Philadelphia Freedoms (1974)

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Philadelphia Freedoms
PhiladelphiaFreedomsWTT1974logo.jpg
Sport Team tennis
Founded May 22, 1973 (1973-05-22)
Folded March 27, 1975 (1975-03-27) (moved to Boston prior to the 1975 season)
League World TeamTennis
Division Eastern
Team history Philadelphia Freedoms
1974
Boston Lobsters
1975–1978
Based in Philadelphia, Pennsylvania
Stadium The Spectrum
Colors Dark midnight blue, medium bright Venetian red
         
Owner Dick Butera, Ken Butera
President Dick Butera
Head coach Billie Jean King
Championships None
Division titles 1974
Playoff berths 1974
Section titles 1974

The Philadelphia Freedoms were a charter franchise of World Team Tennis (WTT) founded by Dick and Ken Butera. The Freedoms played only one season in Philadelphia before being sold at the end of the 1974 season, moving to Boston and changing their name to the Boston Lobsters.[1] Led by WTT Most Valuable Player Billie Jean King, the Freedoms posted the best regular-season record in WTT's inaugural season with 39 wins and 5 losses. The Freedoms won the Eastern Division Championship and reached the WTT Finals where they lost to the Denver Racquets.[2][3]

Team history[edit]

The Freedoms were founded by Dick and Ken Butera as a charter member of WTT in 1973.[4] The team began play in WTT's inaugural 1974 season. The Freedoms played their home matches at the Spectrum. The centerpiece of the team was tennis legend Billie Jean King who served as its player-coach.[5] King became the first woman to coach a professional sports team that included male players.

Once King was signed on with the Freedoms, her good friend Elton John decided to write and record the song "Philadelphia Freedom" to wish her luck on her new venture with WTT and for the team to use as an anthem.[5] John was such a big fan of the Freedoms that he attended home matches wearing the team's uniform and sat on the bench with the players.[6] Although recorded in the summer of 1974, the song was not released until February 24, 1975, after the Freedoms had already played their final match in Philadelphia.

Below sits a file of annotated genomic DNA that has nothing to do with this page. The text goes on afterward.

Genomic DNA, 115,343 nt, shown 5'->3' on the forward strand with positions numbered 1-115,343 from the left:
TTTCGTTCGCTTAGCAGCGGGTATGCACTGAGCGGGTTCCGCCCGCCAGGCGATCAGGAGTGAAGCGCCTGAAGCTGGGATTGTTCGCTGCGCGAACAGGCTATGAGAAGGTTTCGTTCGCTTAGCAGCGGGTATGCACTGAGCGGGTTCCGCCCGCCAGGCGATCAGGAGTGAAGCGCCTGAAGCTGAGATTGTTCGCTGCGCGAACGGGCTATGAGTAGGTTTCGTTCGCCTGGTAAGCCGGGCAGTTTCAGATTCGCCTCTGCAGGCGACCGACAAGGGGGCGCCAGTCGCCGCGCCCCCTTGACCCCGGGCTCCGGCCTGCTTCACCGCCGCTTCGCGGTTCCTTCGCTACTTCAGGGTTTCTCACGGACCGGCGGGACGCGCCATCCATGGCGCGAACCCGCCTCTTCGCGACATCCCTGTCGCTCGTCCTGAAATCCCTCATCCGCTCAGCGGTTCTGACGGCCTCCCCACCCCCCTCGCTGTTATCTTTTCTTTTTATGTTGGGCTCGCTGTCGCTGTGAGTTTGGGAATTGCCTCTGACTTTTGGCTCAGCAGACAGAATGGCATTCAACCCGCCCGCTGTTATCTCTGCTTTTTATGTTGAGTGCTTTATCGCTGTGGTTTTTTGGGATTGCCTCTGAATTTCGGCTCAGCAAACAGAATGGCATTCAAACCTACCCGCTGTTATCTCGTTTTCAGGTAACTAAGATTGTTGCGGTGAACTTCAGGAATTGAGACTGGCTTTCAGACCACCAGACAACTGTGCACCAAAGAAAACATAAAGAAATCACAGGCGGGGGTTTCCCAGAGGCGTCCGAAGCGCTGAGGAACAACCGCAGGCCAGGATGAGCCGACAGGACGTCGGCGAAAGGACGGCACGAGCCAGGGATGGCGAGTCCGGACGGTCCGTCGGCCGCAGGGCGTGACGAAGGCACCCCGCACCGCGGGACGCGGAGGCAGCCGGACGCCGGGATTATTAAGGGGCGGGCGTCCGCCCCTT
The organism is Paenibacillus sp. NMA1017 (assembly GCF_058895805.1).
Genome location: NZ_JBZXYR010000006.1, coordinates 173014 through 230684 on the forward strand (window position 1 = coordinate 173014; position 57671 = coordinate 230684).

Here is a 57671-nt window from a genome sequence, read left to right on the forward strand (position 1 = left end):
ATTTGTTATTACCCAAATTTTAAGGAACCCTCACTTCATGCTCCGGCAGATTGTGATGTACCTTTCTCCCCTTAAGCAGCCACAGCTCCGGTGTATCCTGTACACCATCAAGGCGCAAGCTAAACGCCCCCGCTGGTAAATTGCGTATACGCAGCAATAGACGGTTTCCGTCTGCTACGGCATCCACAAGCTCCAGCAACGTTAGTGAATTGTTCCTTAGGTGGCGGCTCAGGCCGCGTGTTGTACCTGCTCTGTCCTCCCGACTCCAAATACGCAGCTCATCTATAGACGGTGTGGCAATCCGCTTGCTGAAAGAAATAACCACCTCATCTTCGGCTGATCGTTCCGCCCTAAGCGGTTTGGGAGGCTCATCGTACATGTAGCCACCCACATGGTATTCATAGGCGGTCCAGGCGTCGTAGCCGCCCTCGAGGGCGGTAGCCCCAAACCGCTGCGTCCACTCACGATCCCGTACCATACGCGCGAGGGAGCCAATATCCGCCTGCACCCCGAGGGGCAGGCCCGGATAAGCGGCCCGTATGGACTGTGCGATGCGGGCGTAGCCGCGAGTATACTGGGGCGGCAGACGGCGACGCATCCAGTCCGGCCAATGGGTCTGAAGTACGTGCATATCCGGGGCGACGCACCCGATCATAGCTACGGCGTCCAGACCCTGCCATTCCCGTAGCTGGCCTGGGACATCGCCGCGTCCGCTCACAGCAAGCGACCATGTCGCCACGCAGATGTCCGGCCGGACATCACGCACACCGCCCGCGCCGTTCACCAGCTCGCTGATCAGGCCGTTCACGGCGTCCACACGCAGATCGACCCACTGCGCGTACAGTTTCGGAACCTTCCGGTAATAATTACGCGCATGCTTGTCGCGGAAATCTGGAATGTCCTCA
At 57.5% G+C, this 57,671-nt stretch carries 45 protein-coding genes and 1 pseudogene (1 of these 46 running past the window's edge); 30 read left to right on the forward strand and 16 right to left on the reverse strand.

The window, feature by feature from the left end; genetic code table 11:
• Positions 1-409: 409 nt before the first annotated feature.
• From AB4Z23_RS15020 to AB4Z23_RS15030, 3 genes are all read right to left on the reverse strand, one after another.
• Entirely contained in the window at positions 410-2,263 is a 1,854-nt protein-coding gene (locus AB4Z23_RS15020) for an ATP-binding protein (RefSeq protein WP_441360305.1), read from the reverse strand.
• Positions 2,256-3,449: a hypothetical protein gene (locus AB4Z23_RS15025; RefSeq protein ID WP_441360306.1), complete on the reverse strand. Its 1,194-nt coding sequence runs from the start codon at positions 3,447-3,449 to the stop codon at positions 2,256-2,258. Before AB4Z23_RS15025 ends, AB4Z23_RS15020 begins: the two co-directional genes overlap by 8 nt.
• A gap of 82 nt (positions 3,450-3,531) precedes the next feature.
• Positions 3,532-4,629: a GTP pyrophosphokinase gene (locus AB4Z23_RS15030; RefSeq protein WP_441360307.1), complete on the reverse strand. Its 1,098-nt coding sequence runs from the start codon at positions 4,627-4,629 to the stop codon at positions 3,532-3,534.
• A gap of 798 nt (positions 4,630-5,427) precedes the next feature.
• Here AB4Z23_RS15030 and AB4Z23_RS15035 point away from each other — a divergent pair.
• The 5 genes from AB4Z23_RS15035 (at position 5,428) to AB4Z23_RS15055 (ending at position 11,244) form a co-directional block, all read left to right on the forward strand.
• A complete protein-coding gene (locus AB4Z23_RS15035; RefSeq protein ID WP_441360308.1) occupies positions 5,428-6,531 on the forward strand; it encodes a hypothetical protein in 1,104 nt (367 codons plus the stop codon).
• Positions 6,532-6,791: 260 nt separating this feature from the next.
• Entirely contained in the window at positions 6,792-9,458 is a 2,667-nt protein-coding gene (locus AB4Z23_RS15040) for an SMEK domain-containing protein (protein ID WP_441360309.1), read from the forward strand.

King heavily recruited then 17-year-old amateur Betsy Nagelsen to sign with the Freedoms. Although Nagelsen has often been listed as a member of the team, including by its 21st century namesake,[7] this is untrue. Nagelsen was not listed on the roster in the game program for the Freedoms' match against the Baltimore Banners on May 17, 1974.[8] After working under King's tutelage for three weeks during the summer of 1974, Nagelsen lost to her in straight sets in the third round of the 1974 US Open. After the match, Nagelsen said she hoped to play with King on the Freedoms in 1975.[9] On the same date the Freedoms were playing in the Match 2 of the WTT Finals,[10] Nagelsen was playing in the final of the Virginia Slims of Newport in what was her first professional tournament.[11]

King's performance on the court earned her the WTT Most Valuable Player Award as she led the Freedoms to 39 wins and 5 losses, first place in the Atlantic Section and the best regular-season record in WTT.[2][3]

WTT playoff series in the division semifinals and division championship series in 1974, were played over two legs, one match on the home court of each team. The team with the best aggregate score over the two matches was the winner. As the higher seed, the Freedoms had the choice to play either the first or the second match at home. The Freedoms met the Cleveland Nets in the Eastern Division Semifinals and won both matches, 26–22 in Cleveland and 23–22 at home. The Freedoms clinched the series when Fred Stolle playing mixed doubles in the fifth set served an ace on match point in the second match.[12]

The victory over the Nets advanced the Freedoms to the Eastern Division Championship Series against the Pittsburgh Triangles. Again, the Freedoms chose to open on the road and won the first match, 31–21, in Pittsburgh and then lost the second, 24–21, at home. By an aggregate score of 52–45, the Freedoms won the Eastern Division Championship and advanced to the WTT Finals.[2][3]

In the WTT Finals, the Freedoms met the Denver Racquets. The Racquets swept the best-of-three series, winning 27–21 in Denver and 28–24 in Philadelphia, to win the title and end the Freedoms' season.[2][3][10]